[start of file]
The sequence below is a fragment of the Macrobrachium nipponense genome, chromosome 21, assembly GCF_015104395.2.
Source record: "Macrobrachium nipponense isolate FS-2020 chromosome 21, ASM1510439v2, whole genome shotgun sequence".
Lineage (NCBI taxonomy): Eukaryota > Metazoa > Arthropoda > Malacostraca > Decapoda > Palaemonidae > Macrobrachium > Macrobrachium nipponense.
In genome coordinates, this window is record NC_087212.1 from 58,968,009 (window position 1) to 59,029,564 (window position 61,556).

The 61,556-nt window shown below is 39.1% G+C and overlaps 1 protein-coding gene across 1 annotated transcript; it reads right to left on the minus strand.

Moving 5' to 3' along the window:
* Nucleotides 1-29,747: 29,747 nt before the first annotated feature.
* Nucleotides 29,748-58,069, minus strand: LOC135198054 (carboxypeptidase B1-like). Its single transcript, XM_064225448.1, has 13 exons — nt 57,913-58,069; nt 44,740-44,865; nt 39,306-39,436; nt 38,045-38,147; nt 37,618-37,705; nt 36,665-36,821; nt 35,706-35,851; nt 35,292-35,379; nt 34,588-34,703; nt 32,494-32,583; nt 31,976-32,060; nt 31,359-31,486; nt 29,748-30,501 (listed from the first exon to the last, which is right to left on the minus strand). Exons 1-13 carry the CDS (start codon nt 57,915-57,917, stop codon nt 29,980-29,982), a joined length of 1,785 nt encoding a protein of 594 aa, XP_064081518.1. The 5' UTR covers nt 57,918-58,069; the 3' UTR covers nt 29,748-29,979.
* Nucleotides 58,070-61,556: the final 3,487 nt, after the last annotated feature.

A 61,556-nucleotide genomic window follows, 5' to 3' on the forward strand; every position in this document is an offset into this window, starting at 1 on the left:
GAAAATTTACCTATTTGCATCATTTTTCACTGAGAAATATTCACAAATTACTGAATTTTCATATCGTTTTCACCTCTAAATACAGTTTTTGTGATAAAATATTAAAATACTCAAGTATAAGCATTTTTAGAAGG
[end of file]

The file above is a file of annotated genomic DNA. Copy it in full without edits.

The sequence below is a fragment of the Macrobrachium nipponense genome, chromosome 21, assembly GCF_015104395.2.
Source record: "Macrobrachium nipponense isolate FS-2020 chromosome 21, ASM1510439v2, whole genome shotgun sequence".
Lineage (NCBI taxonomy): Eukaryota > Metazoa > Arthropoda > Malacostraca > Decapoda > Palaemonidae > Macrobrachium > Macrobrachium nipponense.
In genome coordinates, this window is record NC_087212.1 from 58,968,009 (window position 1) to 59,029,564 (window position 61,556).

The 61,556-nt window shown below is 39.1% G+C and overlaps 1 protein-coding gene across 1 annotated transcript; it reads right to left on the minus strand.

Moving 5' to 3' along the window:
* Nucleotides 1-29,747: 29,747 nt before the first annotated feature.
* Nucleotides 29,748-58,069, minus strand: LOC135198054 (carboxypeptidase B1-like). Its single transcript, XM_064225448.1, has 13 exons — nt 57,913-58,069; nt 44,740-44,865; nt 39,306-39,436; nt 38,045-38,147; nt 37,618-37,705; nt 36,665-36,821; nt 35,706-35,851; nt 35,292-35,379; nt 34,588-34,703; nt 32,494-32,583; nt 31,976-32,060; nt 31,359-31,486; nt 29,748-30,501 (listed from the first exon to the last, which is right to left on the minus strand). Exons 1-13 carry the CDS (start codon nt 57,915-57,917, stop codon nt 29,980-29,982), a joined length of 1,785 nt encoding a protein of 594 aa, XP_064081518.1. The 5' UTR covers nt 57,918-58,069; the 3' UTR covers nt 29,748-29,979.
* Nucleotides 58,070-61,556: the final 3,487 nt, after the last annotated feature.

A 61,556-nucleotide genomic window follows, 5' to 3' on the forward strand; every position in this document is an offset into this window, starting at 1 on the left:
GAAAATTTACCTATTTGCATCATTTTTCACTGAGAAATATTCACAAATTACTGAATTTTCATATCGTTTTCACCTCTAAATACAGTTTTTGTGATAAAATATTAAAATACTCAAGTATAAGCATTTTTAGAAGG